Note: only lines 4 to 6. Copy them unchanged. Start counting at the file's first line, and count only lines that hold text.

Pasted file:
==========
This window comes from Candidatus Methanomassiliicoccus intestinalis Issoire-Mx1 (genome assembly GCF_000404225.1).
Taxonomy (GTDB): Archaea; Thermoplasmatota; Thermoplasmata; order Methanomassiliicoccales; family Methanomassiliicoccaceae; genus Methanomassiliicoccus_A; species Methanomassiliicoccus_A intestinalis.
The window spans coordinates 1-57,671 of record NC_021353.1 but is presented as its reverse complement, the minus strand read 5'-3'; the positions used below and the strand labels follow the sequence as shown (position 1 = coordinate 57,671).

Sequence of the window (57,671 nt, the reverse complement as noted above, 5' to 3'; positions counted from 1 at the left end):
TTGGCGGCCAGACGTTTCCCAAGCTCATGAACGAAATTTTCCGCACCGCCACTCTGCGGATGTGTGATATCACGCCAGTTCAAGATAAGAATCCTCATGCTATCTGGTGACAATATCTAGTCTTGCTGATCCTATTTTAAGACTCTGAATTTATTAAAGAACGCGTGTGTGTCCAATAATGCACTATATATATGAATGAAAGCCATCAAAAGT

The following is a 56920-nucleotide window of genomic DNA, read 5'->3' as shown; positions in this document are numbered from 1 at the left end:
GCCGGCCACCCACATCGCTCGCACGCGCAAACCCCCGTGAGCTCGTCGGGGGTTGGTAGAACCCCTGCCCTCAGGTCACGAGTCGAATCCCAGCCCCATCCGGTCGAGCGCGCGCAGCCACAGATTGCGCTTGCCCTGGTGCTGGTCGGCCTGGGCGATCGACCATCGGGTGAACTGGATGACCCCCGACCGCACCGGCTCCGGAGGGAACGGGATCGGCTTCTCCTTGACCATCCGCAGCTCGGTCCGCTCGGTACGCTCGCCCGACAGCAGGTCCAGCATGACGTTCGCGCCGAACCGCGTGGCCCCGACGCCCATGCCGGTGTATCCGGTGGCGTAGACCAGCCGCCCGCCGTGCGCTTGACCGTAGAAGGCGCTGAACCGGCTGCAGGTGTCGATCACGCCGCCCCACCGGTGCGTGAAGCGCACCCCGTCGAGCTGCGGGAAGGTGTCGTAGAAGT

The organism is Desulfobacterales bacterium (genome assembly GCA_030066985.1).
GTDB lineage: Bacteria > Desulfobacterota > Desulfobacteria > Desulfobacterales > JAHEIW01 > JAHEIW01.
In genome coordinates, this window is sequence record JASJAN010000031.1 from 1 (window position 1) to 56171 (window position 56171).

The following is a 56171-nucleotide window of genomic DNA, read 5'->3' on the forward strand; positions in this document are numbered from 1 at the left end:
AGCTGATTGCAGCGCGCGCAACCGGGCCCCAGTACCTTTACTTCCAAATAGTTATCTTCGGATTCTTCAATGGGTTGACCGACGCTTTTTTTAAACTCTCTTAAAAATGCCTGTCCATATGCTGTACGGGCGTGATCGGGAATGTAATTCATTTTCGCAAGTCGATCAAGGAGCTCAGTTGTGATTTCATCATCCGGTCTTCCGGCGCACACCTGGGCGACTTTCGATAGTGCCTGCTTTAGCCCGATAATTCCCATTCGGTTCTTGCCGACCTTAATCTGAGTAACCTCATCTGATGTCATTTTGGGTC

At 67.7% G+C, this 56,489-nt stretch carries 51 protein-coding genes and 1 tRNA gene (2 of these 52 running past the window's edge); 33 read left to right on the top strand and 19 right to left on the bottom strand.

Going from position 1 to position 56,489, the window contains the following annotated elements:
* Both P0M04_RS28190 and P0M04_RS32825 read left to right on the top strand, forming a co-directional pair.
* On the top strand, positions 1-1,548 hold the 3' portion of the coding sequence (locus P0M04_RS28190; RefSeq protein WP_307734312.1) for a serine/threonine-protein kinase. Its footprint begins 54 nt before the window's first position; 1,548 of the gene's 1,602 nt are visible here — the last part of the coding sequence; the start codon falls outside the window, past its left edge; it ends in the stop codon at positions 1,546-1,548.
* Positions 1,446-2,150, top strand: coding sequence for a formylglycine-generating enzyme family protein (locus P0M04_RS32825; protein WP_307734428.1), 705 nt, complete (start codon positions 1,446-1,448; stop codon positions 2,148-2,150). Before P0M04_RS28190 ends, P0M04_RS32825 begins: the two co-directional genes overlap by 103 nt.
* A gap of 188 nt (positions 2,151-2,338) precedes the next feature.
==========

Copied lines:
Sequence of the window (57,671 nt, the reverse complement as noted above, 5' to 3'; positions counted from 1 at the left end):
TTGGCGGCCAGACGTTTCCCAAGCTCATGAACGAAATTTTCCGCACCGCCACTCTGCGGATGTGTGATATCACGCCAGTTCAAGATAAGAATCCTCATGCTATCTGGTGACAATATCTAGTCTTGCTGATCCTATTTTAAGACTCTGAATTTATTAAAGAACGCGTGTGTGTCCAATAATGCACTATATATATGAATGAAAGCCATCAAAAGT

The following is a 56920-nucleotide window of genomic DNA, read 5'->3' as shown; positions in this document are numbered from 1 at the left end: